Adler, Steve

Steve Adler
Institute for Advanced Study (IAS)
Princeton, New Jersey

Working articles & projects

First email: Wednesday, 26 April 2017
RE: Idiosyncratic concepts can emerge from a high school geometry class

Dear Prof. Dr. Steve Adler:

I was reading the 2008 compilations and commentaries on ArXiv  — and thought you
just might be bold enough to tell us where we have gone so wrong.

In December 2011 with my favorite geometry classes, we followed
Zeno inside the tetrahedron to find the octahedron and four half-
sized tetrahedrons (by dividing all the edges by 2 then connecting
up those new vertices). We continued with our simple progression.

Besides ending up with an enormous number of parts, within 43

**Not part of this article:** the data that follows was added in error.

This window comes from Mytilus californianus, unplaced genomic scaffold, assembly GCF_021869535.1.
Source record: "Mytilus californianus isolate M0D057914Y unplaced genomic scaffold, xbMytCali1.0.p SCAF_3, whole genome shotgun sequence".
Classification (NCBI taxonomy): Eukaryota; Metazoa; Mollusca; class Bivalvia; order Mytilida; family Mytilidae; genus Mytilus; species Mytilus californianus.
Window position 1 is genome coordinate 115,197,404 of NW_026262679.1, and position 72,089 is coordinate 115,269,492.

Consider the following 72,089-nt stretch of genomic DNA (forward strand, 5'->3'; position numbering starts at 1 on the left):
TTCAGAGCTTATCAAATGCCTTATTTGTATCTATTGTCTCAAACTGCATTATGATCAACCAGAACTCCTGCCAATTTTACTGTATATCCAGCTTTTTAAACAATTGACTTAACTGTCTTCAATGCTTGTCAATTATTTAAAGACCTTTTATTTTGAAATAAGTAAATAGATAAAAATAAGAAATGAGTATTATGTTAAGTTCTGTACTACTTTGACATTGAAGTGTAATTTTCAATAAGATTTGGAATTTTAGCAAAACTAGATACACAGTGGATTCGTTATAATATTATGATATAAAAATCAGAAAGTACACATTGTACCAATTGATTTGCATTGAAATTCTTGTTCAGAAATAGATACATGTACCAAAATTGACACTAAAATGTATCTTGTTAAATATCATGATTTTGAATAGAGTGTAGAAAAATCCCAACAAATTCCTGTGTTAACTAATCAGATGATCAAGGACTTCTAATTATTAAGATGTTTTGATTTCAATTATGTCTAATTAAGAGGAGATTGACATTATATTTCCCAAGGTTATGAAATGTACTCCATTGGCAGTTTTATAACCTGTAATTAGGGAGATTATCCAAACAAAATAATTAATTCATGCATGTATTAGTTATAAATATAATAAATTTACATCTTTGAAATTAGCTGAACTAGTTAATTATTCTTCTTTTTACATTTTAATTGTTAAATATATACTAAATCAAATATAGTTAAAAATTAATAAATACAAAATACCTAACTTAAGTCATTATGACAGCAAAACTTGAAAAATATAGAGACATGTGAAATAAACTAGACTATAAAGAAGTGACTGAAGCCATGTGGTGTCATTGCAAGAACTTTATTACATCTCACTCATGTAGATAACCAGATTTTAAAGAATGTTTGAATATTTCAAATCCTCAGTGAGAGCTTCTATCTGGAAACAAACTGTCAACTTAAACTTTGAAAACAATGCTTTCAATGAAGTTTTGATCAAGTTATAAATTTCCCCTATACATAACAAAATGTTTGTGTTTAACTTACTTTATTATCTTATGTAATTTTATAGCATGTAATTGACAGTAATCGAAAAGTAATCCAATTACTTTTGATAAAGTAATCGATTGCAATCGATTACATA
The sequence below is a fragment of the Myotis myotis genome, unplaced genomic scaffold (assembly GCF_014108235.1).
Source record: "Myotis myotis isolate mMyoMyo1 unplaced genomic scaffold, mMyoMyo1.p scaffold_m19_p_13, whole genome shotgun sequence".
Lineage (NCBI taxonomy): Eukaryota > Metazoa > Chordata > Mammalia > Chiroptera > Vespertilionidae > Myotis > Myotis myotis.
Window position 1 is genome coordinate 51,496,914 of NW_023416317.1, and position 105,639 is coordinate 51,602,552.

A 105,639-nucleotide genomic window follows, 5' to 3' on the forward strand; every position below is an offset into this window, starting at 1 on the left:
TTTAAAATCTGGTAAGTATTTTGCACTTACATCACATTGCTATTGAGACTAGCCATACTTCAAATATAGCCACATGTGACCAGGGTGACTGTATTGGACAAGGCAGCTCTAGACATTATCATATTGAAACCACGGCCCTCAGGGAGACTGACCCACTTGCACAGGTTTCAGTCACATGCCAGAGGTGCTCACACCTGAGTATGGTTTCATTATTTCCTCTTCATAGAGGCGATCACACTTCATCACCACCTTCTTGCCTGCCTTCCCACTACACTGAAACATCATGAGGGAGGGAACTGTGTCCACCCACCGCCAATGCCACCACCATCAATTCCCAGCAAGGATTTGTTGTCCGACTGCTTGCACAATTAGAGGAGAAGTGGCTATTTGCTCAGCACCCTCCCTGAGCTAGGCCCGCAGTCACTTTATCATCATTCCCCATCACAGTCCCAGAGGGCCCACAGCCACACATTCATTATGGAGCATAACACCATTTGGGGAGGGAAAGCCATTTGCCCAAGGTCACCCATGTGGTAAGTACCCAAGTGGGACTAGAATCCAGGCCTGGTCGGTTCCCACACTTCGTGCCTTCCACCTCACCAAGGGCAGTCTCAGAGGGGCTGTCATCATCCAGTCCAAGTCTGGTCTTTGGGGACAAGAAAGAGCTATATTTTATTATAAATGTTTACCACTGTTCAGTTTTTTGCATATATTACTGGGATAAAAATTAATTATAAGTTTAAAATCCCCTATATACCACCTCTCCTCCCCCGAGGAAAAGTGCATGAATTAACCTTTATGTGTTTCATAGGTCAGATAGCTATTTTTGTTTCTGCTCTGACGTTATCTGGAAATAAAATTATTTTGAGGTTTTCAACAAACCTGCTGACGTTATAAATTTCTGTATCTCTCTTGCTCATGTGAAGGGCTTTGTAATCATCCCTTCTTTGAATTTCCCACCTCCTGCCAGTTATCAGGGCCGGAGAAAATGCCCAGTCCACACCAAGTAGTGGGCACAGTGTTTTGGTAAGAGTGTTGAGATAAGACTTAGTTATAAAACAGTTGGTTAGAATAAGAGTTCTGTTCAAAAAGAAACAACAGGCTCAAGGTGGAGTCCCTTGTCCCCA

steps we were near the limits of CERN-labs measurements,
somewhere around the size of the Fermion. We continued our
base-2 divisions, on paper and in theory back to the Planck units
in just 67 additional steps.  The next day we multiplied our original

objects by 2; and just over 90 steps later, we were at the Age of
the Universe.

We had tiled and tessellated the universe with octahedral-tetrahedral
clusters and had a terrific chart of everything, everywhere throughout
all time.

Of course, it was a bit of silliness. Or is it?

We weren’t sure. For three years we search around for something
like it and only found Kees Boeke’s work from 1957.  My old friend,
Phil Morrison (MIT) loved Boeke’s work. Without any clear criticisms,

we started putting it up within its own site on the web and today,
I beg people to tell us where we have gone wrong. We are just

high school people.

Are the first 67 notations the matrix or Frank Wilczek’s grid? Is this
the domain of pointfree geometries?

I would be perfectly delighted to hear from you no matter how harsh
your criticisms.  Thank you.

Warm regards,

Bruce Camber
New Orleans